Urination systems are not common in many dry suits, especially rental suits, because of hygiene concerns. However, if your student divers own suits with urination systems, it’s a good idea to teach them how to properly use the system. Pneumaturia (the passage of air during urination), urogenital infections and catheter squeeze can be caused by improper equalization or maintenance of these systems. Covering system-specific equalization, using balanced systems with one-way check valves to prevent water ingress, and covering thorough and regular cleanings as part of hygienic equipment use are critical parts of instruction.
Dive incident statistics show both improvements in diver safety and areas where divers may need more help. The DAN Annual Diving Report provides information about the most frequent causes of injury among divers. Dive professionals can learn from these statistics and continue to improve diver safety by reinforcing training concepts that encourage divers to follow safe diving practices. Knowing how to avoid common issues can reduce their chances of being involved in dive incidents.
Overweighting is a common problem and a difficult issue to tackle. You may weight students correctly in class, but can’t control how they weight themselves after certification. Besides making a point to remind students that they should always use the correct amount of weight, you could address the issue with additional training, such as a PADI Peak Performancy Buoyancy course, or offer to help divers figure out proper weighting anytime the have an equipment change or just need a tune-up. Overweighting is a significant hazard to both new and experienced divers. Emphasize the need to develop good weighting habits to not only increase safety, but to also to add to their comfort and enjoyment in the water.
With practice, every student should be able to attain neutral buoyancy and horizontal trim before finishing a course. You’re well aware that the inability to control buoyancy during ascent or descent can cause serious injury or death. Not being able to maintain their position or minimize drag in the water can cause new divers to become unaware of their depth or cause collisions with dangerous objects. It can also decrease visibility when they stir up the bottom and cause them to become exhausted due to excessive finning through the water. Focus on mastery of proper buoyancy techniques and encourage lots of practice in your courses. Keeping your students comfortably in control and happily finning through the water throughout their initial training will make them less likely to run into issues post-certification.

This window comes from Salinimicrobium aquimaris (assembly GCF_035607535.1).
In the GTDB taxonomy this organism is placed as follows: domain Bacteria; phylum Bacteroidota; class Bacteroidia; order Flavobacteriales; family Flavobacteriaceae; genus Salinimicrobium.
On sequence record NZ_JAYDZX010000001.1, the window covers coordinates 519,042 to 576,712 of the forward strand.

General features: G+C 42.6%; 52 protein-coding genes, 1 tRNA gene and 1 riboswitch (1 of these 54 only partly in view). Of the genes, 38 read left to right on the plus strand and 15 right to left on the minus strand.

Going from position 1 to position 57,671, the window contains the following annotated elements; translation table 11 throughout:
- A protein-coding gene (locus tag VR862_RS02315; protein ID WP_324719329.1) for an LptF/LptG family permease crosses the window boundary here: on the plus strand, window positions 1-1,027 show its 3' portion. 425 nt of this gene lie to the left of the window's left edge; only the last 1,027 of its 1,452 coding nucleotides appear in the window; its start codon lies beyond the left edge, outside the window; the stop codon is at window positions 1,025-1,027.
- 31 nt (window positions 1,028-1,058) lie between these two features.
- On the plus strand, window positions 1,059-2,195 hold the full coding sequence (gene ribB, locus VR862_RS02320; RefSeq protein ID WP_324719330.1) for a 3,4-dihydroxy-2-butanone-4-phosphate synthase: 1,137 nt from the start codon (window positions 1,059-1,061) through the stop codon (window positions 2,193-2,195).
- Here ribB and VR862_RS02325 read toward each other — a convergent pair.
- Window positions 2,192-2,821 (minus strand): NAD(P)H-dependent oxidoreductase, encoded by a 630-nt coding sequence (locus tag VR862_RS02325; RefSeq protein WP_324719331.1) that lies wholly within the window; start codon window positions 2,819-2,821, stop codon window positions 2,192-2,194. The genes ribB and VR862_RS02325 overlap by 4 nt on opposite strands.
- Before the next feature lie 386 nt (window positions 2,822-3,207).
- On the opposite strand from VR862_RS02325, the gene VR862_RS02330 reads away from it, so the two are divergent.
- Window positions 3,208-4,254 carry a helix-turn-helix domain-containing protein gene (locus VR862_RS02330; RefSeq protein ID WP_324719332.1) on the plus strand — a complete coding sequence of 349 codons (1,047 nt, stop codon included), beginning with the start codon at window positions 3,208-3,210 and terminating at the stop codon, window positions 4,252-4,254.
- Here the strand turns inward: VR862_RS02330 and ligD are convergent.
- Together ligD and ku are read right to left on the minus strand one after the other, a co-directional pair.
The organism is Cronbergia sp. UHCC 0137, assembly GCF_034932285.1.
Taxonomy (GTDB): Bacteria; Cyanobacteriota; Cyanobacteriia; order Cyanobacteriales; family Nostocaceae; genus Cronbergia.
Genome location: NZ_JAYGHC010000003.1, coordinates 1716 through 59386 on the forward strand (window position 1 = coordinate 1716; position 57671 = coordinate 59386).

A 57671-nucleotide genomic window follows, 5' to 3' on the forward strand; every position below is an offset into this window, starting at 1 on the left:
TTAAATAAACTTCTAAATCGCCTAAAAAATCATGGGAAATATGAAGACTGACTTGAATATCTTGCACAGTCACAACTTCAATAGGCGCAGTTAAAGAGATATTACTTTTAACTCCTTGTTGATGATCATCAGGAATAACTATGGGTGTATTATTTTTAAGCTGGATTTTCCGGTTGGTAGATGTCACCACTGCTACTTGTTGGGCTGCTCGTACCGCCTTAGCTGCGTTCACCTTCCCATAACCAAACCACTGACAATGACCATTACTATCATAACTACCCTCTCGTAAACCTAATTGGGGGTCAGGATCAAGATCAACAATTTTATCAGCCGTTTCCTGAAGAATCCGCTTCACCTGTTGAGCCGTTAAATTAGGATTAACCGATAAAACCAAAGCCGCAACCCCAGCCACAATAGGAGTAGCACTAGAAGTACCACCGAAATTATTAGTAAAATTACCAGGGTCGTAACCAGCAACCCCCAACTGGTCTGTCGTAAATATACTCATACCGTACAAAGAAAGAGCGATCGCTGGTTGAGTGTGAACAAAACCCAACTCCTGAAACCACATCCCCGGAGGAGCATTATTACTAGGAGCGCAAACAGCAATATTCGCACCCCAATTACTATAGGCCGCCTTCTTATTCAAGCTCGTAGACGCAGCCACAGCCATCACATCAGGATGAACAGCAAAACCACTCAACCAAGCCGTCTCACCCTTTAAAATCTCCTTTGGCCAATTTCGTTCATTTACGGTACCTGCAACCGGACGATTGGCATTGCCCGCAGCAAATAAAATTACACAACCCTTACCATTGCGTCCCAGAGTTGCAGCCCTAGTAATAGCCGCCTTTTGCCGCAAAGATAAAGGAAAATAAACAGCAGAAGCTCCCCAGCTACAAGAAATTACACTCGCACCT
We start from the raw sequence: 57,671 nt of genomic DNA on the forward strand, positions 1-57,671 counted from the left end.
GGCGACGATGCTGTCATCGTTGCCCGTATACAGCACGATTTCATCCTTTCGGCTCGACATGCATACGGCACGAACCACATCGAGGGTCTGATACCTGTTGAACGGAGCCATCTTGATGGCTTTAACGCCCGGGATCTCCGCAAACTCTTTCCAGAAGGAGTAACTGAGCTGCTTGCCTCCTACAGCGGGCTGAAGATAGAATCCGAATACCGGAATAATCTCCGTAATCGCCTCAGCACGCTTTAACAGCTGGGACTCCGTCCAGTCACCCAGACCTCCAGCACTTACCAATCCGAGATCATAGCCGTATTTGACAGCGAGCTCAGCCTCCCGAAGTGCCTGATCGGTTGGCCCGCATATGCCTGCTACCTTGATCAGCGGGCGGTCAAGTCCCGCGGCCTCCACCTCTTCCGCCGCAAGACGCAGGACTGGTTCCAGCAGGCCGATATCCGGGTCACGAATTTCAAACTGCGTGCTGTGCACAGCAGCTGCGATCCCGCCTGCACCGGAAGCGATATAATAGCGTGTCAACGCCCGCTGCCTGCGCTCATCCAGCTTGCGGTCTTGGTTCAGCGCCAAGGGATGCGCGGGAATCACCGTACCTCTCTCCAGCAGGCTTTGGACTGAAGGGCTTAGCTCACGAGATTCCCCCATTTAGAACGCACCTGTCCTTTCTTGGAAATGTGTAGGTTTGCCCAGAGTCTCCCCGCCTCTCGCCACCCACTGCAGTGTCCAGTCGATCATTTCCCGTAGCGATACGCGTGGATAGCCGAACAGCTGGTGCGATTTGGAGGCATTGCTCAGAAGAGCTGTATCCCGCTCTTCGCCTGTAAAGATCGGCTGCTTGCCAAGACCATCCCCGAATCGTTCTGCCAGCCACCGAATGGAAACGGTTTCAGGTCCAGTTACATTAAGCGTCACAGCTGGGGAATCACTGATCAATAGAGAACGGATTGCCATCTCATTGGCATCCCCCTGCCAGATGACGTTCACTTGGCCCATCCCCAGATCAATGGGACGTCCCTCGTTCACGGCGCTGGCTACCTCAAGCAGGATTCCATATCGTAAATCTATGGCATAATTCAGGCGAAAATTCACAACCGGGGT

The mandated use of checklists in aerospace, health care and other areas has significantly decreased the number of incidents and accidents in those industries. The same trend is coming into focus in diving. Whether you use the premade checklists from PADI materials or create your own, using a checklist is an excellent way to ensure that you have everything you need to run a class, board a vessel or get in the water, especially when managing multiple students and assistants. Checklists are an excellent resource for reducing errors. They should serve as reminders of key points rather than just to-do lists. Role model checklist use and encourage students to carry and use checklists for all their dives.
For more information about incident statistics, visit DAN.org.
Some PADI® courses require first aid and CPR training within the past 24 months. You know that Emergency First Response® Primary and Secondary Care courses meet the requirements.
How do you determine what other courses qualify when a diver presents you with first aid and CPR qualifications from another organization?
Follow these steps:
Verify that the CPR and first aid training included student skill practice and demonstration of CPR and first aid techniques in person with a qualified instructor. A course that lacks this does not qualify, such as online only courses or self-study programs via any other media.
Check that the training taken meets current international emergency care guidelines as defined by the various resuscitation councils. For further information on layperson CPR and first aid training, visit the following ILCOR (International Liaison Committee on Resuscitation) Association websites:
For PADI Divemaster candidates, include a copy of that CPR and first aid course completion documentation along with the Divemaster Application to avoid unnecessary processing delays. Documentation must be from the qualifying CPR/first aid organization. Certificates or completion documents provided by third parties that are not directly sanctioned CPR/first aid organizations are unacceptable. Look at the name of the CPR/first aid organization for whom the instructor is authorized to teach and ensure it matches with the name on the certification.
If you’re unsure, contact a Regional Training Consultant at your PADI Regional Headquarters for clarification before accepting documentation provided by the student or candidate for course requirements.